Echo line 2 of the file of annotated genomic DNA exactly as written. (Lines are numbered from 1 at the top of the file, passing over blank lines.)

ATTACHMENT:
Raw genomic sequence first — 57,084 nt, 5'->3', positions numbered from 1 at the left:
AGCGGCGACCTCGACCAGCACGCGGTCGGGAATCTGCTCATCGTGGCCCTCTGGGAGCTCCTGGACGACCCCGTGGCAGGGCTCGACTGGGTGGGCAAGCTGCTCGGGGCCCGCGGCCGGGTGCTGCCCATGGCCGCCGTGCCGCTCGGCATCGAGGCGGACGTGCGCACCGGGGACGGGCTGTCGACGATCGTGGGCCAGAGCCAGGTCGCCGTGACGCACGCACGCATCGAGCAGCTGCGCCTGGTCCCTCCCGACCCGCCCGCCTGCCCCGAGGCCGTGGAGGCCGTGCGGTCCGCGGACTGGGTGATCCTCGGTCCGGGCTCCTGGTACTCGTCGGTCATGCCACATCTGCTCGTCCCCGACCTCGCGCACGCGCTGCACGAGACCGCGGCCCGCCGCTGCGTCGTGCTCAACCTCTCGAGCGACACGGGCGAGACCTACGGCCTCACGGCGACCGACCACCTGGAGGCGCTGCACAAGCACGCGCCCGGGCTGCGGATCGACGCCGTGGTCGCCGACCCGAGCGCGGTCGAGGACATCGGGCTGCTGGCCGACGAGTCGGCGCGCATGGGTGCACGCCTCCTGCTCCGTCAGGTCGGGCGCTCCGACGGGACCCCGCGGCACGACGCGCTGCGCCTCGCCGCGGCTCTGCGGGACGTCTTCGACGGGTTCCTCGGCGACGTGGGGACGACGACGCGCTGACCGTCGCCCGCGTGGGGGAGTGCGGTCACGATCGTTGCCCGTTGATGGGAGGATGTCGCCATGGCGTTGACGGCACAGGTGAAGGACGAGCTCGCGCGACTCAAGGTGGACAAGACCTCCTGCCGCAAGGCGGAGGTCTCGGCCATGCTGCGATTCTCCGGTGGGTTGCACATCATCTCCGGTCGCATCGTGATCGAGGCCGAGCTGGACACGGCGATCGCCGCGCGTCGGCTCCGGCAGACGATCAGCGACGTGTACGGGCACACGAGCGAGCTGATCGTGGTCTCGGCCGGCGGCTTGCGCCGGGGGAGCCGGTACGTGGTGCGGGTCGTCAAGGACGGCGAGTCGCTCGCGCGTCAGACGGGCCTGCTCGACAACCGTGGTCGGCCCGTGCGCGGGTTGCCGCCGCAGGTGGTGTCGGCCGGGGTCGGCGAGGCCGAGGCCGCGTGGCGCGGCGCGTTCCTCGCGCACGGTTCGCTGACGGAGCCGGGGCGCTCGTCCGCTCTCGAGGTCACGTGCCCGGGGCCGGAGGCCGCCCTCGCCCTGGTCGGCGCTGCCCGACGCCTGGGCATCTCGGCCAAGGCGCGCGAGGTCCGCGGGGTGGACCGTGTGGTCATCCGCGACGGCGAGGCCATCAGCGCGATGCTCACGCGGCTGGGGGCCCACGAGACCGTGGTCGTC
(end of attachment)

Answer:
AGCGGCGACCTCGACCAGCACGCGGTCGGGAATCTGCTCATCGTGGCCCTCTGGGAGCTCCTGGACGACCCCGTGGCAGGGCTCGACTGGGTGGGCAAGCTGCTCGGGGCCCGCGGCCGGGTGCTGCCCATGGCCGCCGTGCCGCTCGGCATCGAGGCGGACGTGCGCACCGGGGACGGGCTGTCGACGATCGTGGGCCAGAGCCAGGTCGCCGTGACGCACGCACGCATCGAGCAGCTGCGCCTGGTCCCTCCCGACCCGCCCGCCTGCCCCGAGGCCGTGGAGGCCGTGCGGTCCGCGGACTGGGTGATCCTCGGTCCGGGCTCCTGGTACTCGTCGGTCATGCCACATCTGCTCGTCCCCGACCTCGCGCACGCGCTGCACGAGACCGCGGCCCGCCGCTGCGTCGTGCTCAACCTCTCGAGCGACACGGGCGAGACCTACGGCCTCACGGCGACCGACCACCTGGAGGCGCTGCACAAGCACGCGCCCGGGCTGCGGATCGACGCCGTGGTCGCCGACCCGAGCGCGGTCGAGGACATCGGGCTGCTGGCCGACGAGTCGGCGCGCATGGGTGCACGCCTCCTGCTCCGTCAGGTCGGGCGCTCCGACGGGACCCCGCGGCACGACGCGCTGCGCCTCGCCGCGGCTCTGCGGGACGTCTTCGACGGGTTCCTCGGCGACGTGGGGACGACGACGCGCTGACCGTCGCCCGCGTGGGGGAGTGCGGTCACGATCGTTGCCCGTTGATGGGAGGATGTCGCCATGGCGTTGACGGCACAGGTGAAGGACGAGCTCGCGCGACTCAAGGTGGACAAGACCTCCTGCCGCAAGGCGGAGGTCTCGGCCATGCTGCGATTCTCCGGTGGGTTGCACATCATCTCCGGTCGCATCGTGATCGAGGCCGAGCTGGACACGGCGATCGCCGCGCGTCGGCTCCGGCAGACGATCAGCGACGTGTACGGGCACACGAGCGAGCTGATCGTGGTCTCGGCCGGCGGCTTGCGCCGGGGGAGCCGGTACGTGGTGCGGGTCGTCAAGGACGGCGAGTCGCTCGCGCGTCAGACGGGCCTGCTCGACAACCGTGGTCGGCCCGTGCGCGGGTTGCCGCCGCAGGTGGTGTCGGCCGGGGTCGGCGAGGCCGAGGCCGCGTGGCGCGGCGCGTTCCTCGCGCACGGTTCGCTGACGGAGCCGGGGCGCTCGTCCGCTCTCGAGGTCACGTGCCCGGGGCCGGAGGCCGCCCTCGCCCTGGTCGGCGCTGCCCGACGCCTGGGCATCTCGGCCAAGGCGCGCGAGGTCCGCGGGGTGGACCGTGTGGTCATCCGCGACGGCGAGGCCATCAGCGCGATGCTCACGCGGCTGGGGGCCCACGAGACCGTGGTCGTC